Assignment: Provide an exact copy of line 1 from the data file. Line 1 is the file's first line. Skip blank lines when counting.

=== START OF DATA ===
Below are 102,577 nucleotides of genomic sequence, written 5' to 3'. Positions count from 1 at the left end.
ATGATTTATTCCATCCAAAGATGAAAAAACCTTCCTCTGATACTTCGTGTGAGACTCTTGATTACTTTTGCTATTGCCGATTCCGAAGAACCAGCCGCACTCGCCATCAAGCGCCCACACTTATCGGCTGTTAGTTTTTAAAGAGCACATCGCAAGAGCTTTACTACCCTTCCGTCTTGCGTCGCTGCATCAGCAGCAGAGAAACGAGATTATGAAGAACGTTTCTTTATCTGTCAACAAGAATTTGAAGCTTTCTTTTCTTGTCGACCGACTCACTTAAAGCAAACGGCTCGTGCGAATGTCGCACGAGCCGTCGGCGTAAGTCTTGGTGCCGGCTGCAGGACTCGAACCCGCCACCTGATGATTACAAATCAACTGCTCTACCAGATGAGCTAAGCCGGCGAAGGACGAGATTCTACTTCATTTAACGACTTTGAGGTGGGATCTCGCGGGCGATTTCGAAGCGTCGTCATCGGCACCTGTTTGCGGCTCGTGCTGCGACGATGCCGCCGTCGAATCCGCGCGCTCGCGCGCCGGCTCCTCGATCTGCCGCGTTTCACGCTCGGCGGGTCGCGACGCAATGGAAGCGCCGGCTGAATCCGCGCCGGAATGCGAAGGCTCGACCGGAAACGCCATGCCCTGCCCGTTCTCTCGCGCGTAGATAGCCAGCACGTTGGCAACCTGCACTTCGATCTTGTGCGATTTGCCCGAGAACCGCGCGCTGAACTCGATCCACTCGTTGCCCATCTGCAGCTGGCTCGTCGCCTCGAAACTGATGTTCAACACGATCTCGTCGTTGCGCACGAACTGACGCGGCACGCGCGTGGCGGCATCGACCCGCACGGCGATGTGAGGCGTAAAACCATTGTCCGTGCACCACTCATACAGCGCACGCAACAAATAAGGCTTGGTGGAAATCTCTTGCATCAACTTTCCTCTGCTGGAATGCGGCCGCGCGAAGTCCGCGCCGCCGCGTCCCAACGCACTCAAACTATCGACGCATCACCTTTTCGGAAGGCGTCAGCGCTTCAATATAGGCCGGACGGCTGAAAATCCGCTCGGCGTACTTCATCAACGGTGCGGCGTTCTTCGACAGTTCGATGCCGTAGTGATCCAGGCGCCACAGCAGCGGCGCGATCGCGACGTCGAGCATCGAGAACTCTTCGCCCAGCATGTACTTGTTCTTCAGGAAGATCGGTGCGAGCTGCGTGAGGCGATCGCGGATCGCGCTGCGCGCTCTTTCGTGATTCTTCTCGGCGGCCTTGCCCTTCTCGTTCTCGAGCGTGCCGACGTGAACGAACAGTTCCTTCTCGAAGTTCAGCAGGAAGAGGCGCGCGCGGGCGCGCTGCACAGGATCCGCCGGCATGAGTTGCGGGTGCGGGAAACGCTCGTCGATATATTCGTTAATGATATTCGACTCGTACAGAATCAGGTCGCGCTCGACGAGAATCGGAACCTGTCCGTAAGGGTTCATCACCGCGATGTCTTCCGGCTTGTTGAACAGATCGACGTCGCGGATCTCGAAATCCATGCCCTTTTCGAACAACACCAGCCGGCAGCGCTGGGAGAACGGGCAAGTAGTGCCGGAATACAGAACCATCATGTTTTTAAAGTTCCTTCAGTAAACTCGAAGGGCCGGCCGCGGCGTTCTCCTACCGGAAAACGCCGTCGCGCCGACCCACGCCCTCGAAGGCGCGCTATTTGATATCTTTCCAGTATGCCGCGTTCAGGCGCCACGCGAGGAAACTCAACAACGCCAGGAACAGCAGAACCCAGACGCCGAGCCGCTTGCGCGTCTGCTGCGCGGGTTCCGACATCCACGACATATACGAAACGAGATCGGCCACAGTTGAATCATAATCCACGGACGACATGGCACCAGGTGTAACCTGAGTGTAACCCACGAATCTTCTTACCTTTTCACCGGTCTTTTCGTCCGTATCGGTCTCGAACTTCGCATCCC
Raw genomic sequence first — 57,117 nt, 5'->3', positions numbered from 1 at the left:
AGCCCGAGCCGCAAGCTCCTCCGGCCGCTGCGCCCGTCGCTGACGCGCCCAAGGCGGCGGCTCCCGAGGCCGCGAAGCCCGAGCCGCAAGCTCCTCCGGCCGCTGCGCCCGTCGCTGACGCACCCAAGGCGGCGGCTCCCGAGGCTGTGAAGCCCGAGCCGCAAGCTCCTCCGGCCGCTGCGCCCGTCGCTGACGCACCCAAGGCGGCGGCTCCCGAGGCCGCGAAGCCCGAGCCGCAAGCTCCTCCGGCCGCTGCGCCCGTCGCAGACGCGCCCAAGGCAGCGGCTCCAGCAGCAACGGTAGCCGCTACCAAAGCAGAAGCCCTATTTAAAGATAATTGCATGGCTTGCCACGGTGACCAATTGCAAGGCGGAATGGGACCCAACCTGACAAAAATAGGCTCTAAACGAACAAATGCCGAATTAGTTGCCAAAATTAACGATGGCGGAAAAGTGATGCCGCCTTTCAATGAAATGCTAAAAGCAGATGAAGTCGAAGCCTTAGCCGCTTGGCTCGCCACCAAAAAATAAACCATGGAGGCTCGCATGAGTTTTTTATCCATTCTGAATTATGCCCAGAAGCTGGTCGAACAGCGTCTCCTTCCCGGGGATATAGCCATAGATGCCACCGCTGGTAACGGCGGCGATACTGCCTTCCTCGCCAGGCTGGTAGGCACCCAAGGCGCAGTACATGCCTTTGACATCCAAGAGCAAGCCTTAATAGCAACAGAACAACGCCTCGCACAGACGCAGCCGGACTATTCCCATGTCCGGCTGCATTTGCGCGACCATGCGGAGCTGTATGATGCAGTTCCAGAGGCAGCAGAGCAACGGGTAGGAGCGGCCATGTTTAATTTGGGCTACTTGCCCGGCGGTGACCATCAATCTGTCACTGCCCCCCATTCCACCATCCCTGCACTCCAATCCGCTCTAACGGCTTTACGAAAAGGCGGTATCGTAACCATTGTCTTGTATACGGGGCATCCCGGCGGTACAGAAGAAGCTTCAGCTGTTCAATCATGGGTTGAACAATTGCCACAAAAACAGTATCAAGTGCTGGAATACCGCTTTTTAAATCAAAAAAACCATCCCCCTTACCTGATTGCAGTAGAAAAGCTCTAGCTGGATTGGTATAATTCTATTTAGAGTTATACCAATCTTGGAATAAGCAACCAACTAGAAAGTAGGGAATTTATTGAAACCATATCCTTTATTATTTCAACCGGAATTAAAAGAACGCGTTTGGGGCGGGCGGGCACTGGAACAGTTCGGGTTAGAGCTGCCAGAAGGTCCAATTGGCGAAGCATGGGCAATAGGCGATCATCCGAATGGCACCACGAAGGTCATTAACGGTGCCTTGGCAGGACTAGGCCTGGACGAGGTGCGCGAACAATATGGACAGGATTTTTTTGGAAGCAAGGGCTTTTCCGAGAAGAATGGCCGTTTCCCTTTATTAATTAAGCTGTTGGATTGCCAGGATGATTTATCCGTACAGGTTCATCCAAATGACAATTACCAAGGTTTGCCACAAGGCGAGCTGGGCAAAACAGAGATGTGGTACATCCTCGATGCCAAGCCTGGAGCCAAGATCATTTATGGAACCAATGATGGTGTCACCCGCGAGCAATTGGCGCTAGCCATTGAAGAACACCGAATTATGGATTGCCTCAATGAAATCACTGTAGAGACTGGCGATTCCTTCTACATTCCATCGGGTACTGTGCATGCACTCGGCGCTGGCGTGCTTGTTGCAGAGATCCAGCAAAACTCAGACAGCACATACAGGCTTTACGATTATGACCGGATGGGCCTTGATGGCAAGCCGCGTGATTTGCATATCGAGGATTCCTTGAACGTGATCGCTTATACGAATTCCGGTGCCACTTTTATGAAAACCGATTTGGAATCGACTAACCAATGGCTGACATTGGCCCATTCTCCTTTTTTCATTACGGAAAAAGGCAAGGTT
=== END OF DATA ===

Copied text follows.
Below are 102,577 nucleotides of genomic sequence, written 5' to 3'. Positions count from 1 at the left end.